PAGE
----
Kerry

Not all heroes wear capes, some wear scuba tanks and swim by feel ........

"Thank you Boofhead for the wonderful memories"

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Husky65
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ozbilt wrote
Remember it is the speed of the water going in and out that makes the difference. You can have a large rad but if the water is going through too fast, it does not get time to cool.


Pretty sure that's an old wives tale. It's a closed system, so heat transfer occurs continuously regardless of water speed. I know the old idea of fitting restrictors to the thermostat housing to 'slow down the water speed', but the advantages actually came from increased pressure in the block, not reducing water speed.


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Shaunp
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Increase in pressure reduces spot boiling.


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jbb
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boofhead wrote
So how did you come to the subaru radiator?


Hi Boof.

I wanted to find what was the biggest standardised radiator that would fit the space , had the hose outlets the correct size and location for the DOHC motor, and should handle the V8.
Also needed to be without filler.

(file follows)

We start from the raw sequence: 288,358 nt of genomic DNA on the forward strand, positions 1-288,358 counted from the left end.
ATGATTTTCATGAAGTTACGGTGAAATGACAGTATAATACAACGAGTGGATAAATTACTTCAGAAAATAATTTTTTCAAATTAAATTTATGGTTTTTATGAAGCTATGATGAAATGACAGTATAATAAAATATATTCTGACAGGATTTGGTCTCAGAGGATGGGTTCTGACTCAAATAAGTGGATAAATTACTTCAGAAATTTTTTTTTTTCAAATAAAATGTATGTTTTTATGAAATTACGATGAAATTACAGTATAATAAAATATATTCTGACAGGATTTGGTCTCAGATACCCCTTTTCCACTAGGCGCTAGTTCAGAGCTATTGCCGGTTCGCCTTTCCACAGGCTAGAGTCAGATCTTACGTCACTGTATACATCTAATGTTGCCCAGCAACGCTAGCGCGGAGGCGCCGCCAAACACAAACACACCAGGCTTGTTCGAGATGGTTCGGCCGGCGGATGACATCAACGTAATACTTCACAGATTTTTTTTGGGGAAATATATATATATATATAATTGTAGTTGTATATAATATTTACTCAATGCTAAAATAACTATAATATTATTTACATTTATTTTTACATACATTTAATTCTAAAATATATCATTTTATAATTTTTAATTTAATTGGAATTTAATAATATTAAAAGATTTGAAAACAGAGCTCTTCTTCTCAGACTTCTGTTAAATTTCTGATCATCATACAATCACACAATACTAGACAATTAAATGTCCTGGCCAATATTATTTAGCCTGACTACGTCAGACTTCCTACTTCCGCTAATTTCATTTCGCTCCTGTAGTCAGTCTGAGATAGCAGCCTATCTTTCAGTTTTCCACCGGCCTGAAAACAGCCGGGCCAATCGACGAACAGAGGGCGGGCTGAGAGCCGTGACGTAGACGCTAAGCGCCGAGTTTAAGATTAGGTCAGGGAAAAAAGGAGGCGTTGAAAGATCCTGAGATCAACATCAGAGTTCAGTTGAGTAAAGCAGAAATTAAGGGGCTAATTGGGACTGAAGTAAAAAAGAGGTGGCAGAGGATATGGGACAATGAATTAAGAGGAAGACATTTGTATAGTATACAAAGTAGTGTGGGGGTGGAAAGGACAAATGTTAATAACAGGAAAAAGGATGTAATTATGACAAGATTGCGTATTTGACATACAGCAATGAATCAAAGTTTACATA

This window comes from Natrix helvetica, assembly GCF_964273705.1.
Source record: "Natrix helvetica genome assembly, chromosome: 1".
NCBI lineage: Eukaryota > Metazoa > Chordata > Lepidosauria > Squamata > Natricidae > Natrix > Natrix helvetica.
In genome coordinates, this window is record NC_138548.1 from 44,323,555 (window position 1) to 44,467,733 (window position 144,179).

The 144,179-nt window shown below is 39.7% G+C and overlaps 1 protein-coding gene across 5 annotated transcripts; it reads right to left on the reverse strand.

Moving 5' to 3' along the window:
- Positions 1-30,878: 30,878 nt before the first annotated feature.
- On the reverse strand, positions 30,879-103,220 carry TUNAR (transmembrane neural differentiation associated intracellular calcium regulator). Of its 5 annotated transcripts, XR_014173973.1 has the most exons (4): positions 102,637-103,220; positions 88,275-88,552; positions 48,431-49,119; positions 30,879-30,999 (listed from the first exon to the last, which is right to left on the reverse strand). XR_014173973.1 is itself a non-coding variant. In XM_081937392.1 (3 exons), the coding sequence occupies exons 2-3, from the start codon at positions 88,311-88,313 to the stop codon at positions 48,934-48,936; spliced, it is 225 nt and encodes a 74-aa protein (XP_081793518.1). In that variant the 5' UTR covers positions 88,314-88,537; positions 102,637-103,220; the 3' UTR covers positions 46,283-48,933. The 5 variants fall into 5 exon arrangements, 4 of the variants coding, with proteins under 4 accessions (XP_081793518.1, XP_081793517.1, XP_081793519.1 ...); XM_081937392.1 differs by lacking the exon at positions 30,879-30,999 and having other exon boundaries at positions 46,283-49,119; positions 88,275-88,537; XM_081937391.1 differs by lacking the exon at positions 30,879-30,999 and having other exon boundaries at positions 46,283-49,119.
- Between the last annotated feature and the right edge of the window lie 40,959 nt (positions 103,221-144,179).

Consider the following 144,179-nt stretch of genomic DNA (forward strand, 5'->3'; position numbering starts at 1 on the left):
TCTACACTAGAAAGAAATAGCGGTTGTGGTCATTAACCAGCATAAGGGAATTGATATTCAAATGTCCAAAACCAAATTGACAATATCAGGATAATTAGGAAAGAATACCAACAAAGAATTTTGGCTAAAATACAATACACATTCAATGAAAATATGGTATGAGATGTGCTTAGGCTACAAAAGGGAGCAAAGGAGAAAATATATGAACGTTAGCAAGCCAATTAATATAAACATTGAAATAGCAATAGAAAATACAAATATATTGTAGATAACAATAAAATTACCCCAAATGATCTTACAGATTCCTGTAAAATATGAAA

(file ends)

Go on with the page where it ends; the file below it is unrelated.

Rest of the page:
I didn't want the expense of a custom radiator and wanted to basically buy an economical off the shelf item, especially if it ever needed to be replaced.

I started with a website that i can no longer find Wall Bash ,that listed tons of radiators with specs/sizes.
Started with looking for outlet size/location and then went from there looking for overall size/core size. I ended up finding the Subaru radiator, then looked for an all alloy version of it.

I compared core sizes for a late model falcon V8 with the Subaru one.

The core size for a standard V8 falcon one was 418 x 650 x 26 and an aftermarket heavy duty one has a 50mm core

The Subaru one is 395 x 670 x 40.

i think that works out to the Subaru having about a 33% larger overall core area than the standard V8, but about 20% less than an aftermarket heavy-duty V8 radiator.
That sealed it for me in my logic of being suitable for cooling my V8.

Hopefully I'm not wrong come summer, but I'm fairly confident.